aliassadi's blog

By aliassadi, history, 5 weeks ago, In English,

Hi.
I want to solve a problem. There is n points upper than x = 0 (not on x = 0). We can put circles with radius r on x axis (Which mean their center lie on x axis). We must use minimum circles to cover all points. a point is covered if lie on a circle or be inside a circle. in input n and n points and r is given.
Example:
Input:

3 2   // 3 point and r = 2    
1 2   // point 1    
-3 1  // point 2    
2 1   // point 3  

output:

2   

This is problem. We have one second time limit and we can not do lots of working.
I do a greedy approach. I start from most left. I choose from most left and choose a circle. my point should lie on that circle. I think this is best answer. then skip all point which covered with that circle and do it again until finish all point.
However I get wrong answer. I think a lot and I found some problem. I couldn't find a better way.
Is it possible to help me? I think that I can map this problem to a famous algorithm but I couldn't find it!!!
I'm sorry for bad English too. Thanks.

 
 
 
 

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5 weeks ago, # |
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If you're sorting points only by their x-coordinate, it may be that the leftmost point doesn't give you the leftmost circle that you need to place.

Say for example that you have a radius 100 and you have points (1, 1) and (2, 100). If you center your circle at (2, 0) it will cover both points, but if you consider (1, 1) first you'll place your circle somewhere between (98, 0) and (100, 0) and it will miss the second point.

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    5 weeks ago, # ^ |
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    Yes. I found this problem. I changed my approach. same as before, I always after finishing covering with one circle, for next circle I start from left. but I didn't choose left point as a point which lies on circle. I go to right until there is a upper point (with higher y than before). after finding last point with this feature, I will choose that point. (to be on my circle) Then I test it to see, is it cover all before point? If yes, then I continue, otherwise, I skip that point and go one level before. I mean go to left, next point to this point and do same again.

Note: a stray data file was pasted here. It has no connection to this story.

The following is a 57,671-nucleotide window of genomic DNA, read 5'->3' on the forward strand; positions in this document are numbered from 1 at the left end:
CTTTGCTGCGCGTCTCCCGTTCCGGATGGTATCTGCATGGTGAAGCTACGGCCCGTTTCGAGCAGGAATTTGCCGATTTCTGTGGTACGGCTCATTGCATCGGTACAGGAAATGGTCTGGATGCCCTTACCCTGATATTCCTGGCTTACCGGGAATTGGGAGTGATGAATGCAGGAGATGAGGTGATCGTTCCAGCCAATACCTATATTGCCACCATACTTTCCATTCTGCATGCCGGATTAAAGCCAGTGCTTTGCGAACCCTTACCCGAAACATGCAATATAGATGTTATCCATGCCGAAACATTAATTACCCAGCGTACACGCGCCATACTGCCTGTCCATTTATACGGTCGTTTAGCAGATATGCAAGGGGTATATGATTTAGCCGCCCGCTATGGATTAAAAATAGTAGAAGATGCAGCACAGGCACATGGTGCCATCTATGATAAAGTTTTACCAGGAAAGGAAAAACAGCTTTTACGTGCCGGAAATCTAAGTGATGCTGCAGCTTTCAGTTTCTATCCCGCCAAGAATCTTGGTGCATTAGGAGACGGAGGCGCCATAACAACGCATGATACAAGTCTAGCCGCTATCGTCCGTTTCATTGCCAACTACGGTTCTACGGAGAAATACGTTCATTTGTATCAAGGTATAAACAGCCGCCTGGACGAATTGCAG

With this approach, for your example, when I go to right (because there is higher point), I will choose that point. after testing it, I will see that it will cover first point too. so I finish problem with only one circle.
    I didn't find any problem but I get some wrongs for this approach and I coudln't find why?!!
    Is it possible to help me? I'm so sorry for bad English.

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5 weeks ago, # |
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You can use ternary search for x-coordinate of the minimal circle center.

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    5 weeks ago, # ^ |
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    can you explain more? I read ternary search. I should read it's implementation more carefully but I understand it's purpose. however I couldn't find any map between this two problem.

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      5 weeks ago, # ^ |
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      If you have the coordinates of the circle center as $$$(x_c,0)$$$ you can calculate the maximum distance from this point to all given points. This maximum distance would be the minimin radius of the circle having the center on $$$(x_c,0)$$$ and covering all given points:

      $$$\displaystyle r(x_c) = \max_{i} \sqrt{ (x_c - x_i)^2 + y_i^2 }$$$

      Choosing the value for $$$x_c$$$ according to the ternary search algorithm you can find the minimum radius for the covering circle.

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        5 weeks ago, # ^ |
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        Oh. I'm sorry. I think you think that we must choose r so cover all points however question is something else. I mentioned that: We must use minimum circles to cover all points. r is given to us with n points and we must find minimum circles with radius r on x axis with cover all of them.

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          5 weeks ago, # ^ |
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          Oh, sorry. So you need to find minimum number of circles with fixed radius $$$r$$$. Then of course gready approach. Can the $$$y$$$-coordinate of some point be larger than $$$r$$$?

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            5 weeks ago, # ^ |
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            No. all y-coordinate are smaller or equal to r. Question guarantee that for us.